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Should a Project Manager have any Red Lines?

I have heard from a number of fellow Project Manager readers of Be a Better Sheepdog comments such as "my organisation claims to follow a good Project Management standard but never in practice". I have worked with many client organisations and I can concur that I have never seen a standard or methodology implemented 100% and many fall way below that percentage! 

So this begs the question, should the Project Manager go with the flow or should he/she try and impose some Red Lines in how the Project is run? Red lines are common in negotiation and are points of no compromise. I argue for and practice a number of Red Lines which I describe in this article but also reveal where I am happy to compromise. I also explore some negotiation techniques which may be used.

To those that say "this is impossible in my organisation", I have a cartoon to repeat from an article on Project Manager Behaviours
Project Manager - If you don't stand for something you'll fall for anything

My 3 Project Management Red Lines

1 - Have a real Sponsor or a proxy

It is not the job of a Project Manager to own the project, it is the job of the Project Manager to help shape the project and then run the project day to day on behalf of the Owner. My Sheepdog analogy is that the dog is working on behalf of the Shepherd to direct the sheep! 

So if not already defined, my Red line is to establish an owner I can talk with, work for and report to and will confirm things such as the Project Definition. Ideally I would like to find the real Sponsor (that is the person who ultimately owns the Business Case and realising the benefits of the project) and depending on the scale of the Project I may recommend the formation of a Project Board in line with good PRINCE2 principles.

But if this can't be achieved, I am willing to compromise with a suitable proxy for the real Sponsor. This needs to be a senior stakeholder within the organisation that engaged me. So in IT Projects where I practice, the real Sponsor is likely to be someone within the business organisation but I will typically be engaged by a senior stakeholder within the IT organisation. See this post on seeking out a Sponsor and potentially forming a Project Board.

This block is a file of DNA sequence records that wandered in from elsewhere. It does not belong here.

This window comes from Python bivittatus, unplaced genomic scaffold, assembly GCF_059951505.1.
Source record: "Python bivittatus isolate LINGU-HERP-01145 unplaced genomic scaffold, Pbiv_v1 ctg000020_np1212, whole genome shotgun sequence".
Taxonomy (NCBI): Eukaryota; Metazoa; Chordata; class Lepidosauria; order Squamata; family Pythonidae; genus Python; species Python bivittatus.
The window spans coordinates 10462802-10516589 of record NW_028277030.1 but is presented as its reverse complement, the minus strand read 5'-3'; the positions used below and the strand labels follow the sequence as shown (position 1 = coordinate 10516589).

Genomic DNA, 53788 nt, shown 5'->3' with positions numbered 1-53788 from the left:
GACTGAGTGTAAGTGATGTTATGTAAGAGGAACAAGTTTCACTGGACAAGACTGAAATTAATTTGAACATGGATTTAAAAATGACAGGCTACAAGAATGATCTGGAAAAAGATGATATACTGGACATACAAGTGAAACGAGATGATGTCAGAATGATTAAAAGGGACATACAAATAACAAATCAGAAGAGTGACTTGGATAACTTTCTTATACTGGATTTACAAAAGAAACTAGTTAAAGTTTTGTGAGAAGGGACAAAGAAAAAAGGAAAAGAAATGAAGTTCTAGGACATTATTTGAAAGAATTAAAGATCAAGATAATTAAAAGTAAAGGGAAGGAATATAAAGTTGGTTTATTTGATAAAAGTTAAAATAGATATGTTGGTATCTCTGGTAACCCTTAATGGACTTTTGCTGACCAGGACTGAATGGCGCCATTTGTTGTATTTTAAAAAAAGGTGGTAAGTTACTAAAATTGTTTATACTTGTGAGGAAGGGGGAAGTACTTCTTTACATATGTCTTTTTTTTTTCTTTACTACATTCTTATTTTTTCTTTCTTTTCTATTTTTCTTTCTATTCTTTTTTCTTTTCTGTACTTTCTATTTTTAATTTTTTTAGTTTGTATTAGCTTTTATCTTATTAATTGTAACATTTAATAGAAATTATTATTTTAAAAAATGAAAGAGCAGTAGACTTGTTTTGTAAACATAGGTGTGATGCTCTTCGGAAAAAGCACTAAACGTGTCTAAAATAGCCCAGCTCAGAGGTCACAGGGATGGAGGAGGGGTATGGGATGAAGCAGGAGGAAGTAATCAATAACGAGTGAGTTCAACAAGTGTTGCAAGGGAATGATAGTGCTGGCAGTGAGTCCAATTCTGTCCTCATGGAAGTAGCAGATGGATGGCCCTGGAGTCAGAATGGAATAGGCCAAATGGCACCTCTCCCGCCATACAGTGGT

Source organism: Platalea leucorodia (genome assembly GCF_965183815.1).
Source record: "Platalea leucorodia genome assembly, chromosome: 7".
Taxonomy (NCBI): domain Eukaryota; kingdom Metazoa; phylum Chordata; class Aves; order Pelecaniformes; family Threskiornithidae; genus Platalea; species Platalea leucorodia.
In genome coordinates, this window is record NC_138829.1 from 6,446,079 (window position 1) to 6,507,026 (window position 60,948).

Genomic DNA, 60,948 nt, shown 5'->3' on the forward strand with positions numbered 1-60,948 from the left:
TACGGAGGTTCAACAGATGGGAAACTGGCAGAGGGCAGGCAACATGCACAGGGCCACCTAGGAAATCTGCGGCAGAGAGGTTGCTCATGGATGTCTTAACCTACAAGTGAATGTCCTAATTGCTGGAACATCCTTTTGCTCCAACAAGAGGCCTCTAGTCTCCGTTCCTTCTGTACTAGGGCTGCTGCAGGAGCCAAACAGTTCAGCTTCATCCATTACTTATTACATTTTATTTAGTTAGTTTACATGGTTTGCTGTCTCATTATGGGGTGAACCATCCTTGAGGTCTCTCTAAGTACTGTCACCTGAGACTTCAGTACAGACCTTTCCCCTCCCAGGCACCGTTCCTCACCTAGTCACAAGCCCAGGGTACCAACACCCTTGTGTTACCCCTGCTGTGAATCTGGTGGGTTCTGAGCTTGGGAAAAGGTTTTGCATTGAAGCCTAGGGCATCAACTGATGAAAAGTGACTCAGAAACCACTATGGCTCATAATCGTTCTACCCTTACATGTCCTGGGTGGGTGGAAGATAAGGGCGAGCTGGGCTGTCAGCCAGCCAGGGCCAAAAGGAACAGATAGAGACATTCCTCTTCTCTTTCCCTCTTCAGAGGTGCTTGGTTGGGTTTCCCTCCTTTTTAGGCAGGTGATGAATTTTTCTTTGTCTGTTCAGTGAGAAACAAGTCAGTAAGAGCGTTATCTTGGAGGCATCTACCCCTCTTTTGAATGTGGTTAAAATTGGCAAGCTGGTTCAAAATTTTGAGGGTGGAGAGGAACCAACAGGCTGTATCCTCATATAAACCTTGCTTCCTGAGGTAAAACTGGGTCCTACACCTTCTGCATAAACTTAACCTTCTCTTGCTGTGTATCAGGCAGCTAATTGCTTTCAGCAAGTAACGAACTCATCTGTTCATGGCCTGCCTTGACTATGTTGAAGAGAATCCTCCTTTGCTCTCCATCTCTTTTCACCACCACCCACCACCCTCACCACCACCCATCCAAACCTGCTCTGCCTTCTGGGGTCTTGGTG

2 - Have some sort of Project Definition agreed by the Sponsor

If you are having some work done on your house, you are the owner and you engage a builder. Almost certainly there will be a contract between the owner and the builder. The same applies to a Project. So I will always produce a Project Definition of some form or other and seek the signoff of the Sponsor. This confirms that I have understood the Brief correctly and that the Sponsor understands the implications of the plan and budget I have proposed including agreement on what Success represents for the Project team. Remember the Kipling Poem when producing your Project Definition.

But I will scale this document to the scale of the project and the organisational culture. The form of the document is not a Red line for me. So while in one UK Government client I worked for I produced copious Word documents (PID, Stage Plan etc etc), there is no point in this approach if the culture of the organisation means that these will not get read properly. I am more interested in real review and agreeing key points. I often use PowerPoint for my Project Definition but have used email for small projects.